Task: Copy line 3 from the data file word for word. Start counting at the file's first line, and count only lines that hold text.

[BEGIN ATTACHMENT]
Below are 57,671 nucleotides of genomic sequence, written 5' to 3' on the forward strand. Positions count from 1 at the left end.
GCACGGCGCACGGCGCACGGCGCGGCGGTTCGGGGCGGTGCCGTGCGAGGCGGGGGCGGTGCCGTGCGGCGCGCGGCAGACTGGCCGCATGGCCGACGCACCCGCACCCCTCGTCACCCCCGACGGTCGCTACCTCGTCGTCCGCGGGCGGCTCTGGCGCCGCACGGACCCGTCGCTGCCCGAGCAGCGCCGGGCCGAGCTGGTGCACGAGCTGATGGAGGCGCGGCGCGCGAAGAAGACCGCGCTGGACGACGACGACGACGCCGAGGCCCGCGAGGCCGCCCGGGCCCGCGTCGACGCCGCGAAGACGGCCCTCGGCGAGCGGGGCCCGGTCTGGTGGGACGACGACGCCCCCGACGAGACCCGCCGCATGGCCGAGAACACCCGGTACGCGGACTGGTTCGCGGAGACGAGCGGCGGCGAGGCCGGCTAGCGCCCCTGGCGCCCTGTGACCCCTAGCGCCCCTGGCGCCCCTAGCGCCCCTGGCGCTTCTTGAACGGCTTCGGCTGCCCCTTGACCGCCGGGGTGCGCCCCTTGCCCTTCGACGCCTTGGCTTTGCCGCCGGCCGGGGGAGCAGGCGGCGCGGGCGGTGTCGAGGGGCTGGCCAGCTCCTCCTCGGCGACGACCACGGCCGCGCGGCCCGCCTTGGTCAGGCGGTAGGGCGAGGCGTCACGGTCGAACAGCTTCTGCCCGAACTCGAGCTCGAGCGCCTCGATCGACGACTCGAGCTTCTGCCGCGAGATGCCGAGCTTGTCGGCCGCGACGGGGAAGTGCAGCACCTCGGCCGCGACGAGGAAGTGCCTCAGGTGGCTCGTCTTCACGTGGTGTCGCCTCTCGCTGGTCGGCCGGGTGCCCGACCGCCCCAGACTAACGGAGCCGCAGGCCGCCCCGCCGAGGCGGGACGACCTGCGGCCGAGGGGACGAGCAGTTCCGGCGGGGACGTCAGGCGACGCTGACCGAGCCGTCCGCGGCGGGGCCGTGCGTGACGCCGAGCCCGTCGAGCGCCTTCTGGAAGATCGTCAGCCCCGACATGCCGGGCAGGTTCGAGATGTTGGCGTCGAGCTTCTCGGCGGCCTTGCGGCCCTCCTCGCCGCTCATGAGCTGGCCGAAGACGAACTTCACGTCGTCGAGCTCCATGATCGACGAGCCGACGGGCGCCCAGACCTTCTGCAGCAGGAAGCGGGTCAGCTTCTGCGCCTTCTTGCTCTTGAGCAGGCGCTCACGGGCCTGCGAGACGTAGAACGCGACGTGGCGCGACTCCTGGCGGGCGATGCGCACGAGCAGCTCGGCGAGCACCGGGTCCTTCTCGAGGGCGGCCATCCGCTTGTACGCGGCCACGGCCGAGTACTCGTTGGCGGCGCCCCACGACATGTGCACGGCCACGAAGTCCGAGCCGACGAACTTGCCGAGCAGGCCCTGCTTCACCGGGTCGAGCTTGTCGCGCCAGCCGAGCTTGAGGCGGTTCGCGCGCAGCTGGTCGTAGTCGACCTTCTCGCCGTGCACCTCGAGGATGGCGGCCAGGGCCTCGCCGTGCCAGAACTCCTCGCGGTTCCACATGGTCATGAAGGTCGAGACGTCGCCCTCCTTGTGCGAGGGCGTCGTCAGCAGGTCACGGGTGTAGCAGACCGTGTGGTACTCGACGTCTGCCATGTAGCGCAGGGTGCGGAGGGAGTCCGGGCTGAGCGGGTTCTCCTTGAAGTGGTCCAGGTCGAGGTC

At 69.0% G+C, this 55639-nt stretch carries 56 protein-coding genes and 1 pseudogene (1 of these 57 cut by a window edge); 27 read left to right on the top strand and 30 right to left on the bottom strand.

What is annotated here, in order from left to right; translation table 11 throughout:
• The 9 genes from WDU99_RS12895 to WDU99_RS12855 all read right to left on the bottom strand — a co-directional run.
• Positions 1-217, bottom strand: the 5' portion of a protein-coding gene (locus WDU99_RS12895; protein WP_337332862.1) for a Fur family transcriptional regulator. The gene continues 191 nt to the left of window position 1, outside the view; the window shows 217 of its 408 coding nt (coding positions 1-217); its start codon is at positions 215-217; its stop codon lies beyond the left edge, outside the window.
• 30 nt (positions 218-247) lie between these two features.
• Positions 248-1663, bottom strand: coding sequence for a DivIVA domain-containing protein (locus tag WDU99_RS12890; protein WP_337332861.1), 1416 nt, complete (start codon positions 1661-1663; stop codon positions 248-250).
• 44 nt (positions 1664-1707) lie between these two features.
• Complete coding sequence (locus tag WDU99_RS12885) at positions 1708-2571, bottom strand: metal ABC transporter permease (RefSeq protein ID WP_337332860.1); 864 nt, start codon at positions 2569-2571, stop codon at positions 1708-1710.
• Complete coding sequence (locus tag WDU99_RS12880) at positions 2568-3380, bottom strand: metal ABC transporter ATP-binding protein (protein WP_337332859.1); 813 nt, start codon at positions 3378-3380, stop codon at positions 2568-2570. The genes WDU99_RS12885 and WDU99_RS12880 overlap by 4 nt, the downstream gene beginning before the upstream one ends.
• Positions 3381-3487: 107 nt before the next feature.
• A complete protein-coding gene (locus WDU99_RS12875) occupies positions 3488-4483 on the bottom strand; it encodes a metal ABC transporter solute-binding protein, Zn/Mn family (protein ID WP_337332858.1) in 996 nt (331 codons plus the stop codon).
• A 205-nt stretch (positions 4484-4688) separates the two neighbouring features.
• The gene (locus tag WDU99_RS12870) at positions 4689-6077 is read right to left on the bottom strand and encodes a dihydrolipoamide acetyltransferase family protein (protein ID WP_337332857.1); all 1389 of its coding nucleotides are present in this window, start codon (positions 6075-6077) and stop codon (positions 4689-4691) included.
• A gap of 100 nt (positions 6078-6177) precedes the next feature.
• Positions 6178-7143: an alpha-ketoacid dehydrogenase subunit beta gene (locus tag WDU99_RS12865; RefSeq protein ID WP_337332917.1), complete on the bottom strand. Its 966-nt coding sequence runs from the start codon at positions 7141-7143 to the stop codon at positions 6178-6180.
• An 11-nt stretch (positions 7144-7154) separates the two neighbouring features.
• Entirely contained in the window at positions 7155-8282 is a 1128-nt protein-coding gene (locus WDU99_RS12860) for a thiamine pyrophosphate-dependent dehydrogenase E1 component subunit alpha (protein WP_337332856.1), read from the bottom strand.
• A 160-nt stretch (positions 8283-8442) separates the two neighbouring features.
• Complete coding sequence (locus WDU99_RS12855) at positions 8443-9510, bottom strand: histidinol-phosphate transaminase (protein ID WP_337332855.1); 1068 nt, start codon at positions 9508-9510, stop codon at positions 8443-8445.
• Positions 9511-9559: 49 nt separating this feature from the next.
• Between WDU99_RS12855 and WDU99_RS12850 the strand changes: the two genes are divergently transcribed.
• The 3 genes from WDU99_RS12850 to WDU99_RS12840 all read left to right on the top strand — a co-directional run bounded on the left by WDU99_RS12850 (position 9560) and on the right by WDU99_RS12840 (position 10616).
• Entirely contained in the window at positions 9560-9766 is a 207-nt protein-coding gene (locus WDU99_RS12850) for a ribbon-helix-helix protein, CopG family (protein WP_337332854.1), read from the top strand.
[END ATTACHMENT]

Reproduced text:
At 69.0% G+C, this 55639-nt stretch carries 56 protein-coding genes and 1 pseudogene (1 of these 57 cut by a window edge); 27 read left to right on the top strand and 30 right to left on the bottom strand.